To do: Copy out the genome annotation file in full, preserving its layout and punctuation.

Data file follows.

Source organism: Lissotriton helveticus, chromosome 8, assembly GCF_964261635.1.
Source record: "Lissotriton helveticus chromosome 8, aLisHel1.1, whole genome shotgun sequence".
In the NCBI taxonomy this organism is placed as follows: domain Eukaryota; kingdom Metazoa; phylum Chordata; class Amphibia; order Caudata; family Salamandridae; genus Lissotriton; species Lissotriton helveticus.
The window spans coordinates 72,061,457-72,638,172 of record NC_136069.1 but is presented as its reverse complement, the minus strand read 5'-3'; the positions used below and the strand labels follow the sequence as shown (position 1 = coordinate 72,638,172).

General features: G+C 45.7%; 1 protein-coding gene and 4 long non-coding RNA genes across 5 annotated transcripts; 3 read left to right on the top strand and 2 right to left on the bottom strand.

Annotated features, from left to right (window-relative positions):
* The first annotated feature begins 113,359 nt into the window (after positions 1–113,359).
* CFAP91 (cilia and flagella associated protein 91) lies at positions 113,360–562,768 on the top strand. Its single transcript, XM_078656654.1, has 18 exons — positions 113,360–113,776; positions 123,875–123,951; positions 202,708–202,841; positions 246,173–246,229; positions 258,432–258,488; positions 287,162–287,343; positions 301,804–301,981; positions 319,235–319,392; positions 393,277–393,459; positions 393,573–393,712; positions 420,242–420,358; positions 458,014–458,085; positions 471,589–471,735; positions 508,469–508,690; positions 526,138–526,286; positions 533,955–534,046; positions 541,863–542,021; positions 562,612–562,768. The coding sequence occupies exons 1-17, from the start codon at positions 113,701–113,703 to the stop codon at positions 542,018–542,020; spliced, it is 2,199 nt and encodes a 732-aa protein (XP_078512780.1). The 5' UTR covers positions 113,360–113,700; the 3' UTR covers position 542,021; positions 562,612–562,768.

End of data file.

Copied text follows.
Source organism: Lissotriton helveticus, chromosome 8, assembly GCF_964261635.1.
Source record: "Lissotriton helveticus chromosome 8, aLisHel1.1, whole genome shotgun sequence".
In the NCBI taxonomy this organism is placed as follows: domain Eukaryota; kingdom Metazoa; phylum Chordata; class Amphibia; order Caudata; family Salamandridae; genus Lissotriton; species Lissotriton helveticus.
The window spans coordinates 72,061,457-72,638,172 of record NC_136069.1 but is presented as its reverse complement, the minus strand read 5'-3'; the positions used below and the strand labels follow the sequence as shown (position 1 = coordinate 72,638,172).

General features: G+C 45.7%; 1 protein-coding gene and 4 long non-coding RNA genes across 5 annotated transcripts; 3 read left to right on the top strand and 2 right to left on the bottom strand.

Annotated features, from left to right (window-relative positions):
* The first annotated feature begins 113,359 nt into the window (after positions 1–113,359).
* CFAP91 (cilia and flagella associated protein 91) lies at positions 113,360–562,768 on the top strand. Its single transcript, XM_078656654.1, has 18 exons — positions 113,360–113,776; positions 123,875–123,951; positions 202,708–202,841; positions 246,173–246,229; positions 258,432–258,488; positions 287,162–287,343; positions 301,804–301,981; positions 319,235–319,392; positions 393,277–393,459; positions 393,573–393,712; positions 420,242–420,358; positions 458,014–458,085; positions 471,589–471,735; positions 508,469–508,690; positions 526,138–526,286; positions 533,955–534,046; positions 541,863–542,021; positions 562,612–562,768. The coding sequence occupies exons 1-17, from the start codon at positions 113,701–113,703 to the stop codon at positions 542,018–542,020; spliced, it is 2,199 nt and encodes a 732-aa protein (XP_078512780.1). The 5' UTR covers positions 113,360–113,700; the 3' UTR covers position 542,021; positions 562,612–562,768.